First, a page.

Network Requirements for Live Migration

As more and more people start deploying Windows Server 2008 R2 Hyper-V, the most common question will be: “how many NIC’s or network cards do I need to implement Live Migration?”.  Here’s the answer for you.

Your minimum optimal configuration is:

  • NIC #1: Parent partition (normal network)
  • NIC #2: Cluster heartbeat (private network)
  • NIC #3: Live Migration (private network)
  • NIC #4: Virtual Switch (normal/trunked network)

You’ll need to add more NIC’s if you want NIC teaming or need to dedicate NIC’s to virtual switches or VM’s.  This does not account for iSCSI NIC’s which should obviously be dedicated to their role.

How does Windows know which NIC to use for Live Migration?  Failover Clustering picks a private network for the job.  You can see the results by launching the Failover Clustering MMC, opening up the properties of a VM, and going to the last tab.  Here you’ll see which network was chosen.  You can specify an alternative if you wish.

I’ve gone with a different layout.  We’re using HP Blade servers with virtual connects.  Adding NIC’s is a pricey operation because it means buying more pricey virtual connects.  I also need fault tolerance for the virtual machines so a balance had to be found.  Here’s the layout we have:

  • NIC #1: Parent partition (normal network)
  • NIC #2: Cluster heartbeat / Live Migration (private network)
  • NIC #3: Virtual Switch (trunked network)
  • NIC #4: Virtual Switch (trunked network)

I’ve tested this quite a bit and pairing live migration with the cluster heartbeat has had no ill effects.  But what happens if I need to live migrate all the VM’s on a host?  Won’t that flood the heartbeat network and cause failovers all over the place?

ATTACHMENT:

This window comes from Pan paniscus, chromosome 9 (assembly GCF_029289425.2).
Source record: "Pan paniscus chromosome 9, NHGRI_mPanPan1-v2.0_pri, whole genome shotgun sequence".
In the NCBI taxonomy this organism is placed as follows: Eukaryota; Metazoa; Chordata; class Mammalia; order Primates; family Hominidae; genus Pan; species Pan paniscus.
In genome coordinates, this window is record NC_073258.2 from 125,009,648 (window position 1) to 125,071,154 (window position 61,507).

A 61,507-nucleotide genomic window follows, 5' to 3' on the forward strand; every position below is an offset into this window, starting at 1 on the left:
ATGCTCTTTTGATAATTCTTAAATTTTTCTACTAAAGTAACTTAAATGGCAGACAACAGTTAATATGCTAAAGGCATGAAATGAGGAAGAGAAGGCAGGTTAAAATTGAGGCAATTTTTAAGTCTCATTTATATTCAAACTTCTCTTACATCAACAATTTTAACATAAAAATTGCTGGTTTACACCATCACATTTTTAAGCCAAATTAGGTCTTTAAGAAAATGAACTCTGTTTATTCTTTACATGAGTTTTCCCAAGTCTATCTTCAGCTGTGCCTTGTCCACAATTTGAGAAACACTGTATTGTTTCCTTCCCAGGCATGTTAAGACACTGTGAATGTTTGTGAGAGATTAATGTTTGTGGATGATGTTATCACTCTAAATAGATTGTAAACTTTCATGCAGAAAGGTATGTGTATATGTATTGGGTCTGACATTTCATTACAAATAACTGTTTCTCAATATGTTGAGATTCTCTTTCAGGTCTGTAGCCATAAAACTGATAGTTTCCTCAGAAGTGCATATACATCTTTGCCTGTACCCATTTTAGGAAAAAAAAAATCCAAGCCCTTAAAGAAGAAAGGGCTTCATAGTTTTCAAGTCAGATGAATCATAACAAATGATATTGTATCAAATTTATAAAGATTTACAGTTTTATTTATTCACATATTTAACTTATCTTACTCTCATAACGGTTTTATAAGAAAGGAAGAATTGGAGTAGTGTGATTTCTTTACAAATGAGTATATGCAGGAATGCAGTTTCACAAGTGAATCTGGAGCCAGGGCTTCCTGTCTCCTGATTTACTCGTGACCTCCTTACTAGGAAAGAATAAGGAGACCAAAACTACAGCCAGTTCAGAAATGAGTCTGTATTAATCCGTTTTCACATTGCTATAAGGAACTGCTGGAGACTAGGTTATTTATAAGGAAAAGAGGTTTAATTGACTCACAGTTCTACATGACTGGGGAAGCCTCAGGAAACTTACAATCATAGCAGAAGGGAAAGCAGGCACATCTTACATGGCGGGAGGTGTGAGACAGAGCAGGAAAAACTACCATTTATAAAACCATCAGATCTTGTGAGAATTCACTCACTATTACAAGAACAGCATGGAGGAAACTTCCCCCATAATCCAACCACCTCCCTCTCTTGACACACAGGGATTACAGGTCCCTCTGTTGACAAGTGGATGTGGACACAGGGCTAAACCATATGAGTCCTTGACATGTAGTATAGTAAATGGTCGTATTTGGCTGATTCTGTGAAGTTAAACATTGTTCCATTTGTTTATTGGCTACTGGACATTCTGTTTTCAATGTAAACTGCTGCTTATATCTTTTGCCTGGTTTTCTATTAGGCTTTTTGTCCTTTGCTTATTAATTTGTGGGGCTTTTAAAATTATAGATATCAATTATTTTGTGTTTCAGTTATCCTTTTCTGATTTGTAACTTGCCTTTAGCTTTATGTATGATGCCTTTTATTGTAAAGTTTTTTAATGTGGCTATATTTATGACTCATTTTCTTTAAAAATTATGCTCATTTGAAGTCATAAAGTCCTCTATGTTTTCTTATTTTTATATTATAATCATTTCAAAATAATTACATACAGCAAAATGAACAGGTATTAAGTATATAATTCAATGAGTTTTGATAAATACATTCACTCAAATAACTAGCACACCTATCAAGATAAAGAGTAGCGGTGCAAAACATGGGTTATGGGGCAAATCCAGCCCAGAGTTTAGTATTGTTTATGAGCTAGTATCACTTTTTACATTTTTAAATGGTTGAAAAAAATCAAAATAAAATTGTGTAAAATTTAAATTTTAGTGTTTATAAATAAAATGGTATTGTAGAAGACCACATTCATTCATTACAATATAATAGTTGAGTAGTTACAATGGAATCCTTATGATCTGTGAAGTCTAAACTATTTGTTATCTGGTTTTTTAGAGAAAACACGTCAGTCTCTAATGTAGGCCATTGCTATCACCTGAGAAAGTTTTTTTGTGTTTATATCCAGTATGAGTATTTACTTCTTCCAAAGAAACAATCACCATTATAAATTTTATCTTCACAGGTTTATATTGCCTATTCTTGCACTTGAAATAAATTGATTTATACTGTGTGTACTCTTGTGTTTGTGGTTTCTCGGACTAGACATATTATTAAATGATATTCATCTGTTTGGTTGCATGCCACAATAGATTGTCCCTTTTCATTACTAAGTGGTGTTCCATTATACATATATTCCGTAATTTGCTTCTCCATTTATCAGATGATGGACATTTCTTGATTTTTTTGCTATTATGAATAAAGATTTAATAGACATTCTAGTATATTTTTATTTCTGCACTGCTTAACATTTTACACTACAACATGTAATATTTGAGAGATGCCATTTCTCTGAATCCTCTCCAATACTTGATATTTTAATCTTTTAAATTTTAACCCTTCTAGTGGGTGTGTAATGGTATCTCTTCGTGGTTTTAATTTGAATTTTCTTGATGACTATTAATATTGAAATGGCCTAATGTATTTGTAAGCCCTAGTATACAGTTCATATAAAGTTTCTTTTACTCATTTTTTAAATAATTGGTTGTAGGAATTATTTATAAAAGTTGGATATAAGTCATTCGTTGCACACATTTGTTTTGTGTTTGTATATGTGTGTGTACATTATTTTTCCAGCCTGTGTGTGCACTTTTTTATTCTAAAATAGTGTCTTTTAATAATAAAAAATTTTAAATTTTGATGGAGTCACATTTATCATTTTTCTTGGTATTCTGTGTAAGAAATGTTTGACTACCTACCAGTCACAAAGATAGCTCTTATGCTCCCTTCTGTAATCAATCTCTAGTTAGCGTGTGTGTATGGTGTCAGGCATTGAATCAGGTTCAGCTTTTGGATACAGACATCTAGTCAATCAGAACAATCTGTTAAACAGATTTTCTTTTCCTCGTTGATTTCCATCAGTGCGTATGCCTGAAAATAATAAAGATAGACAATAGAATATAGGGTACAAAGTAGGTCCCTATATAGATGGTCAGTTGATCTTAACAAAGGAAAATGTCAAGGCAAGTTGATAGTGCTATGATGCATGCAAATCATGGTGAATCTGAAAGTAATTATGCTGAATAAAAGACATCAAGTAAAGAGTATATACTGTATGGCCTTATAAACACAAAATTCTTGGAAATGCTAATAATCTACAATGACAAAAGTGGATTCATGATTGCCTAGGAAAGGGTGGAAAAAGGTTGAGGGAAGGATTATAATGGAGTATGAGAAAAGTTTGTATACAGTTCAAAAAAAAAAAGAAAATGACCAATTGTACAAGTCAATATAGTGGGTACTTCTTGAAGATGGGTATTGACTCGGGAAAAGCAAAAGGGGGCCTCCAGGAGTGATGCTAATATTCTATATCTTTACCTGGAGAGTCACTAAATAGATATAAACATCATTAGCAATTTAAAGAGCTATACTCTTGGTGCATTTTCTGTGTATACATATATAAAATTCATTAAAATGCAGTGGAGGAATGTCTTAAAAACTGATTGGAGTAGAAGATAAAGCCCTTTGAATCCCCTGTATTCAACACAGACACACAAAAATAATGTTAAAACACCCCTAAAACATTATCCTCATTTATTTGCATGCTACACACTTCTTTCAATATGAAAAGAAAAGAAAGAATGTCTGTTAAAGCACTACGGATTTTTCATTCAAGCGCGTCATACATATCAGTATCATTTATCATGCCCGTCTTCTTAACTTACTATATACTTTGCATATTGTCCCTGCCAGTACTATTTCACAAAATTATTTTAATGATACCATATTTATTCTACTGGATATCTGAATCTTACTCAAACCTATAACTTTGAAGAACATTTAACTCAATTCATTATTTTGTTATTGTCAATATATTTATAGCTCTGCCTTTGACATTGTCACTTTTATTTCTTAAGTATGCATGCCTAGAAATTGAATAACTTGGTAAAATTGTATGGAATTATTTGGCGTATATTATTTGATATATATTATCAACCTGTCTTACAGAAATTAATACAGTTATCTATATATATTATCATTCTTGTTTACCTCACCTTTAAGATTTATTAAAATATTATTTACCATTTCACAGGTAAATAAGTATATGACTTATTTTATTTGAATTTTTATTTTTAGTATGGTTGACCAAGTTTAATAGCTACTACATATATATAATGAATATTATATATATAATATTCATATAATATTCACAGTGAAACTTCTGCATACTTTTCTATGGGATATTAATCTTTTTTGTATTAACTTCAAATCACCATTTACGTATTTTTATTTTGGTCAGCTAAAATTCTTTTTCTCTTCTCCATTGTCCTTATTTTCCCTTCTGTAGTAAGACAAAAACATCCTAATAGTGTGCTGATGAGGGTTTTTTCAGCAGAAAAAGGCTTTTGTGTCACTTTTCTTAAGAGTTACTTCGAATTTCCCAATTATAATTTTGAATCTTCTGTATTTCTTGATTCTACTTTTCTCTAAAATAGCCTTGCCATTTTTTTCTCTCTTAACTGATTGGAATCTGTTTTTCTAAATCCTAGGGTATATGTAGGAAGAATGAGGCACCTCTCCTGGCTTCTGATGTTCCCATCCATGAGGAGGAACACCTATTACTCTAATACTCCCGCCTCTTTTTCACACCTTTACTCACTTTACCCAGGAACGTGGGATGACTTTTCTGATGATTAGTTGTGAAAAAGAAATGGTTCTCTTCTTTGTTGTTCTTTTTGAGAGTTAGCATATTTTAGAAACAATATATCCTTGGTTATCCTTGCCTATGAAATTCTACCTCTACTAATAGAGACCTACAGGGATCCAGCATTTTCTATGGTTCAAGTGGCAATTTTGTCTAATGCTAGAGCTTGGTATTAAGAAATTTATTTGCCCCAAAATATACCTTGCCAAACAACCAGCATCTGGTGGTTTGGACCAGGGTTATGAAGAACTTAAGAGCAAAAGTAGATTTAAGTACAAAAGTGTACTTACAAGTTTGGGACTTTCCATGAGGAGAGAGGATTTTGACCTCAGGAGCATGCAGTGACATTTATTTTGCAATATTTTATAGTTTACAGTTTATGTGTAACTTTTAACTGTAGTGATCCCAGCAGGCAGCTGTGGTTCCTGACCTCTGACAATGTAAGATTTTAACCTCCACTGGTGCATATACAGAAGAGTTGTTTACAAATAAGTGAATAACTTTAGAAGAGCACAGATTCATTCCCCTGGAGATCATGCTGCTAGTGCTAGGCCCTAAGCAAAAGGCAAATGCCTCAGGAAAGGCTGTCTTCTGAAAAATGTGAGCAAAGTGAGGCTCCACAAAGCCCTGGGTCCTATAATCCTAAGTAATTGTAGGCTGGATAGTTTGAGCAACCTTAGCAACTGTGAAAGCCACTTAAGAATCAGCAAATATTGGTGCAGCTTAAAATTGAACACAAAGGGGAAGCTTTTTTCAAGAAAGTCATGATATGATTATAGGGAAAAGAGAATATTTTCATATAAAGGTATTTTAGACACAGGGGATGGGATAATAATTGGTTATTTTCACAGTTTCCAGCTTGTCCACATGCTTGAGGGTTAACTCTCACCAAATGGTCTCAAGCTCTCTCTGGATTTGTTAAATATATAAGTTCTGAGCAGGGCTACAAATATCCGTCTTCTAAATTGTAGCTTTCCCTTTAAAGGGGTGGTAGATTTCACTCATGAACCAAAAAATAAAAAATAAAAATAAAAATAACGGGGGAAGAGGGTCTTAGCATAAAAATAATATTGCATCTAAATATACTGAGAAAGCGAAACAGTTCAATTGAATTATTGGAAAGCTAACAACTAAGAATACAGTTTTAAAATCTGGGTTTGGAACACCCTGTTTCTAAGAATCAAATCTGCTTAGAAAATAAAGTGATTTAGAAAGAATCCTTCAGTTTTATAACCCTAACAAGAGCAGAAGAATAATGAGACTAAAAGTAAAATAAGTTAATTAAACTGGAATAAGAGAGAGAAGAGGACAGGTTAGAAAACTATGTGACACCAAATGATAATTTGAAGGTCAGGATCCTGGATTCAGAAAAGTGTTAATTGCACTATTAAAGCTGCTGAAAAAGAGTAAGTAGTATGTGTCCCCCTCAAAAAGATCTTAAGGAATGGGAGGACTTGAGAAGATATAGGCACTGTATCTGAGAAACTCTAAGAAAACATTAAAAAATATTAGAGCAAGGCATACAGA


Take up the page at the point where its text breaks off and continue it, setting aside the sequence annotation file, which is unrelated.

No.  Live Migration is serial.  That means only one VM is transferred at once.  It’s designed not to flood a network.  Say you initiate maintenance mode in VMM on a cluster node.  Each VM is moved one at a time across the Live Migration network.

You can also see I’ve trunked the virtual switch NIC’s.  That allows us to place VM’s onto different VLAN’s or subnets, each being firewalled from each other.  This barrier is controlled entirely by the firewalls.  I’ll blog about this later because it’s one that deserves some time and concentration.  It has totally wrecked the minds of very senior Cisco admins I’ve worked with in the past when doing Hyper-V and VMware deployments – eventually I just told them to treat virtualisation as a black box and to trust me 🙂

I just thought of another question.  “What if I had a configuration that was OK for Windows Server 2008 Hyper-V Quick Migration?”.  That’s exactly what I had and why I chose the last configuration.  Really, you could do that with 3 NIC’s instead of 4 (drop the last one for no virtual switch fault tolerance).

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